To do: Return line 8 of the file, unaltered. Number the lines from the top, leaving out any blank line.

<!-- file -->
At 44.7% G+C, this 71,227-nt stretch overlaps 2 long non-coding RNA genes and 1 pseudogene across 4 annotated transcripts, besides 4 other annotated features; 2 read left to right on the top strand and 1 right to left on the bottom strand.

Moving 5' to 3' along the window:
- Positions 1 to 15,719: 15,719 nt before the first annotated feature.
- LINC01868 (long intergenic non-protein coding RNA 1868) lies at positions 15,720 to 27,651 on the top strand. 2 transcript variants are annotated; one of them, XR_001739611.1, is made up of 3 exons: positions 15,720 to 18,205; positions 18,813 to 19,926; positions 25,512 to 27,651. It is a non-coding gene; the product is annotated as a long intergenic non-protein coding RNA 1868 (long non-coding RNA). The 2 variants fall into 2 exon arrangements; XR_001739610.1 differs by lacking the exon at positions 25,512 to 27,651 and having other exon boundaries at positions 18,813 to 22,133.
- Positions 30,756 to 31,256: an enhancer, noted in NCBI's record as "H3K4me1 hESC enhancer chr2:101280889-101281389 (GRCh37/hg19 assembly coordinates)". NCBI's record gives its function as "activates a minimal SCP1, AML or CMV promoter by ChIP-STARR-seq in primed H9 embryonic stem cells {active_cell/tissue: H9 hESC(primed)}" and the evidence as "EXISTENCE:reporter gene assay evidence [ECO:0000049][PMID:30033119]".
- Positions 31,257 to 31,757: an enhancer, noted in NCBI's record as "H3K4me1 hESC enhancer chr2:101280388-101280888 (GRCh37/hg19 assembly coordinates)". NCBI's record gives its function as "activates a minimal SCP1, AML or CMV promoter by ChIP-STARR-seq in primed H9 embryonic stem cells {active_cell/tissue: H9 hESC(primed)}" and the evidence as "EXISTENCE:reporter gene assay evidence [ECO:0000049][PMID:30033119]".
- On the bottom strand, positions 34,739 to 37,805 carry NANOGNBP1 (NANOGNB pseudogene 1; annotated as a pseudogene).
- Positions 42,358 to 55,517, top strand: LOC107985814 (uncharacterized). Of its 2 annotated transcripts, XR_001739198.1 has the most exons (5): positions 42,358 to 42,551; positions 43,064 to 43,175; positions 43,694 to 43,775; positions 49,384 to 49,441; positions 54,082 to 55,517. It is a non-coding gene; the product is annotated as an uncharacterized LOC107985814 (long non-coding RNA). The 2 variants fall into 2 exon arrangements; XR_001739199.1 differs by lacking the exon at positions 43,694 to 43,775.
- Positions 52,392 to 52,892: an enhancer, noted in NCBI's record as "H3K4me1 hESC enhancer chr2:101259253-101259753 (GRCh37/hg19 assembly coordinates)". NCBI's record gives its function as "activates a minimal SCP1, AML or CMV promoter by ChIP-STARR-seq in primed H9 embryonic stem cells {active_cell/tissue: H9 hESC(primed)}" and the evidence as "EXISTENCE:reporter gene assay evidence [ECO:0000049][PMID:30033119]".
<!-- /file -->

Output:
- Positions 42,358 to 55,517, top strand: LOC107985814 (uncharacterized). Of its 2 annotated transcripts, XR_001739198.1 has the most exons (5): positions 42,358 to 42,551; positions 43,064 to 43,175; positions 43,694 to 43,775; positions 49,384 to 49,441; positions 54,082 to 55,517. It is a non-coding gene; the product is annotated as an uncharacterized LOC107985814 (long non-coding RNA). The 2 variants fall into 2 exon arrangements; XR_001739199.1 differs by lacking the exon at positions 43,694 to 43,775.